Childhood Cancer Rates Up, But Mortality Down, Since 1975

Report says further progress will require deeper understanding of mechanisms that drive cancer

WEDNESDAY, April 21 (HealthDay News) -- Despite increasing incidence rates, childhood cancer mortality rates have declined since 1975, and further success in reducing these rates will require new treatment paradigms that build on an increased understanding of molecular processes, according to research published online April 19 in the Journal of Clinical Oncology.

Malcolm A. Smith, M.D., of the National Cancer Institute in Bethesda, Md., and colleagues examined incidence and survival data for childhood cancers from the Surveillance, Epidemiology, and End Results 9 registries, and mortality data based on deaths reported to the U.S. Centers for Disease Control and Prevention.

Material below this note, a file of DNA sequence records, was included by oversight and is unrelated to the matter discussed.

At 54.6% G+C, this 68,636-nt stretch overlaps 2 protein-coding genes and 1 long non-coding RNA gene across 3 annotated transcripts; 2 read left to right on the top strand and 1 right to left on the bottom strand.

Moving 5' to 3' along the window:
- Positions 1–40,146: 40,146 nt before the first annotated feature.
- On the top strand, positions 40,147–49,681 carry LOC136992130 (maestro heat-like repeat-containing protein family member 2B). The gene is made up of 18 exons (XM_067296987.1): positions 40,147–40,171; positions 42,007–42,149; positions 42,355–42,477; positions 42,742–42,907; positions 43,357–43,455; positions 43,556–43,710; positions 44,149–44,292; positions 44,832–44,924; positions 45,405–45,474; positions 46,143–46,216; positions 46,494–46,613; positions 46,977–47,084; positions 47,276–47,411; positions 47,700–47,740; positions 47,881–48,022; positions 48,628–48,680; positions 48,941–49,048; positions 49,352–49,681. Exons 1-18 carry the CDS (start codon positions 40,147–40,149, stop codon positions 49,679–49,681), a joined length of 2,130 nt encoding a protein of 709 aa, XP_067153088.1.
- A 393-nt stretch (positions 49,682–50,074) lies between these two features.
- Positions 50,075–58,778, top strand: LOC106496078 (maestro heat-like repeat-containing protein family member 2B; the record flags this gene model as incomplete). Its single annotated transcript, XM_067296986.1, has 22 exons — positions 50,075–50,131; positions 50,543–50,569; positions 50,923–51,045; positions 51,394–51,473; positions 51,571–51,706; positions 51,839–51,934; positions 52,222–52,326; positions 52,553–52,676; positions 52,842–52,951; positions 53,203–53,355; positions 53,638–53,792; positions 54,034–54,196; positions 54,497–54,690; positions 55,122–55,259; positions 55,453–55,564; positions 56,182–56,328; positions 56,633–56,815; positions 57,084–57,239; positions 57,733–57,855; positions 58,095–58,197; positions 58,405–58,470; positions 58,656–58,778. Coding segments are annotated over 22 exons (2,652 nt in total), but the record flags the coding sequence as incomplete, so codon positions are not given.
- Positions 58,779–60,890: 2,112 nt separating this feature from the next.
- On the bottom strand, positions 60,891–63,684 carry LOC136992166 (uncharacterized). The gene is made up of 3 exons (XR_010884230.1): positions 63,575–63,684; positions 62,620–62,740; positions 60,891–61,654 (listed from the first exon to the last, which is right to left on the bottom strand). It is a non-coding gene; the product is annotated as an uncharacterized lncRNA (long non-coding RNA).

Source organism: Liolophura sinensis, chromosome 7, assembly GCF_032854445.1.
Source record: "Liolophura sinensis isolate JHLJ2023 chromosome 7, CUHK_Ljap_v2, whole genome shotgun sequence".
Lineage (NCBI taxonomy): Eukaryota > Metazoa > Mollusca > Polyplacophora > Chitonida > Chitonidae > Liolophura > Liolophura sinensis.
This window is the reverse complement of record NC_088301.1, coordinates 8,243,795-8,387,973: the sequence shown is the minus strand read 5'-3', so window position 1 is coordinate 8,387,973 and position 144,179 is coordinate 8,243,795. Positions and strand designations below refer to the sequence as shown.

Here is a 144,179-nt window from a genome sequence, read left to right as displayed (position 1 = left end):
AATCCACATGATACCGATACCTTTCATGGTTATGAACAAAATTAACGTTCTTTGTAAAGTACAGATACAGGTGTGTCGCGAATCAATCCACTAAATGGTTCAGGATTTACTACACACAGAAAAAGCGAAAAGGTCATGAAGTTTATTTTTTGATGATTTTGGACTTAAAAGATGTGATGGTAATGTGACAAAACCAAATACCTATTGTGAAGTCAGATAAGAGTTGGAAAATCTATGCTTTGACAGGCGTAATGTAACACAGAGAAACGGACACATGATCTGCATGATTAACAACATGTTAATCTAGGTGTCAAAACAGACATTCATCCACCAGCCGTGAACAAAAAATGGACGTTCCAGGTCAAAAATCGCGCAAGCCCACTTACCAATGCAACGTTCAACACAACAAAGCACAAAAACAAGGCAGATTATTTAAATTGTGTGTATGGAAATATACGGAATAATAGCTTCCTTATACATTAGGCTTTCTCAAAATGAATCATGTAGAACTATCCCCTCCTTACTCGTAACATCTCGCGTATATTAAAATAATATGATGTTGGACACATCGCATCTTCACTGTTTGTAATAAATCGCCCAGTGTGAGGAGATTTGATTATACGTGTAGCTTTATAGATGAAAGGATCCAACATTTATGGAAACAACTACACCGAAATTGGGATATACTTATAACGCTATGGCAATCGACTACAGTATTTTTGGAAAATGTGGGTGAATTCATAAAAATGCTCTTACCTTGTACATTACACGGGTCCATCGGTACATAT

The researchers found that childhood cancer incidence rates increased significantly from 1975 to 2006, most notably for acute lymphoblastic leukemia. Mortality rates, however, declined more than 50 percent during that time. Deaths from leukemia and lymphoma declined significantly during most of the 32-year period, with the decline slowing after 1998; mortality rates for other childhood cancers decreased significantly from 1975 to 1996 and remained stable through 2006.

"Approximately 38,000 childhood malignant cancer deaths were averted in the United States from 1975 through 2006 as a result of more effective treatments identified and applied during this period. Continued success in reducing childhood cancer mortality will require new treatment paradigms building on an increased understanding of the molecular processes that promote growth and survival of specific childhood cancers," the authors write.

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